When she was moved to Bentinck a year before Young’s visit, she was a bed patient. She still had partial paralysis in her left leg, a lack of sensation in several parts of her body and some weakness in her forearms. But she was no longer confined to bed.

“The disease itself is not so bad,” she said. “Nor is the isolation. It is being cast out that hurts. If people took a different, more sensible attitude to our disease, there is no reason why we should not be allowed to live in an institution such as a tuberculosis sanatorium. My friends have stood by me. They think more of me now than they ever did. But some of my acquaintances will not visit my family anymore because I am here. That hurts me very much.”

And what did she do with her time day after endless day?

“Oh, we have our little times,” she said, motioning to her fresh-baked cake. “Sometimes I write for the church paper or sew or knit. Sometimes I read or sit listening to the radio.”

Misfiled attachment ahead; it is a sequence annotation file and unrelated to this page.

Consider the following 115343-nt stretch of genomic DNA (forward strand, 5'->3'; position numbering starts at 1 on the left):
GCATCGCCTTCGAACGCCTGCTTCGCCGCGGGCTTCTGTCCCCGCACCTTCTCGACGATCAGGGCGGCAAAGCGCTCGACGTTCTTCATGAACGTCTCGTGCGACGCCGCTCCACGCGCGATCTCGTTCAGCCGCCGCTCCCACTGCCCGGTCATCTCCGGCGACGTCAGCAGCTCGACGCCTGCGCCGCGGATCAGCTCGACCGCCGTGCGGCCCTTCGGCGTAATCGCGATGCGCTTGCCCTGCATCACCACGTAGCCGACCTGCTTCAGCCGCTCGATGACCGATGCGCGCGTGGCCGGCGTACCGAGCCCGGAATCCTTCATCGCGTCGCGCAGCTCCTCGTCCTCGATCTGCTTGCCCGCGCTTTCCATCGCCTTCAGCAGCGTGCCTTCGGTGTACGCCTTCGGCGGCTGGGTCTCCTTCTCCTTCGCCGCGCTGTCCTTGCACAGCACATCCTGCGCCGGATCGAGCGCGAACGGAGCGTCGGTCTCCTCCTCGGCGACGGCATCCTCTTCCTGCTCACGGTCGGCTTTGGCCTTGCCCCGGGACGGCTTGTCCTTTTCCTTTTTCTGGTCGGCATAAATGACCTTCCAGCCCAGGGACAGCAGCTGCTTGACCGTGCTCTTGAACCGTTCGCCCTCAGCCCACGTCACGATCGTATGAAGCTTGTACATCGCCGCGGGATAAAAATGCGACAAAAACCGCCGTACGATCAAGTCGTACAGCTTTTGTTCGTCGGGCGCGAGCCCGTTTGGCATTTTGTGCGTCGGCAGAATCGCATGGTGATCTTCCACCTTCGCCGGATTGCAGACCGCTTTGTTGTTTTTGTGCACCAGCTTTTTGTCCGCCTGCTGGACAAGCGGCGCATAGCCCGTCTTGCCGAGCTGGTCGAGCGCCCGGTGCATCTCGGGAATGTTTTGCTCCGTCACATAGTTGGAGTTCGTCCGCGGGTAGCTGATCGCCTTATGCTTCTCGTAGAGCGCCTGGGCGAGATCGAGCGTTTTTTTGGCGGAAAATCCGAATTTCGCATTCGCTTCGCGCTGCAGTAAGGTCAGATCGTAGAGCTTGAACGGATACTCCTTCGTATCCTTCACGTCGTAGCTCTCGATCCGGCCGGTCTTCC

We lose track of the nameless hostess after Bentinck closed down and can only hope she had many more “little times,” cakes cool enough to cut and the calm example of how to handle adversity.

100 Days – and Still No Housing

Well, we do indeed live in interesting times as the headlines in our daily newspapers, news broadcasts between inane commercials, and the ever-growing chorus of mini online news outlets wash our minds “with news of fresh disasters.”

Every morning I mutter imprecations as the always busy gnomes of the national and provincial word factories clutter up my inbox with blurbs of little interest. But, alas, a news junky not yet old enough to know better, I scan the daily offerings and, once in a while, stumble over one which disturbs an otherwise comfortable retirement.

It was one of the smaller items in my daily dosage, just three or four paragraphs beneath a headline reading: “One Hundred Days And Still No Housing.” The 100 days being the last time any number of governments assured us they were aware of the crucial shortage of affordable housing from coast to coast to coast and were determined to do something about it.

It is, of course, a lie repeated not for just 100 days, but for a thousand years or more since the great industrial revolution that brought us the welcome comforts many of us enjoy – comforts so many more thousands are denied.